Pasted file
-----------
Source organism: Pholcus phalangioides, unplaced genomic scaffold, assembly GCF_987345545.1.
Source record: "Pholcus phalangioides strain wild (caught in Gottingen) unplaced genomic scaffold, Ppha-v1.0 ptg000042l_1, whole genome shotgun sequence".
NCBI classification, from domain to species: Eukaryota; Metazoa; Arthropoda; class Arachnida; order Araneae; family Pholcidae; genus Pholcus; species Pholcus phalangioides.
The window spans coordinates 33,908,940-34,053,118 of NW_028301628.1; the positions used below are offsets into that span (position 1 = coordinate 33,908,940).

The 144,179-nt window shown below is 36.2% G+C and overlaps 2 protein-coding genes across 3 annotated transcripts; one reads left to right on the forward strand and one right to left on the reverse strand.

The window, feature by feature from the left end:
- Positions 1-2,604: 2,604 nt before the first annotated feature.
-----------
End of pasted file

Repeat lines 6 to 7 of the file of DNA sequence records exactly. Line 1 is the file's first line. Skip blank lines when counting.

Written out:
The window, feature by feature from the left end:
- Positions 1-2,604: 2,604 nt before the first annotated feature.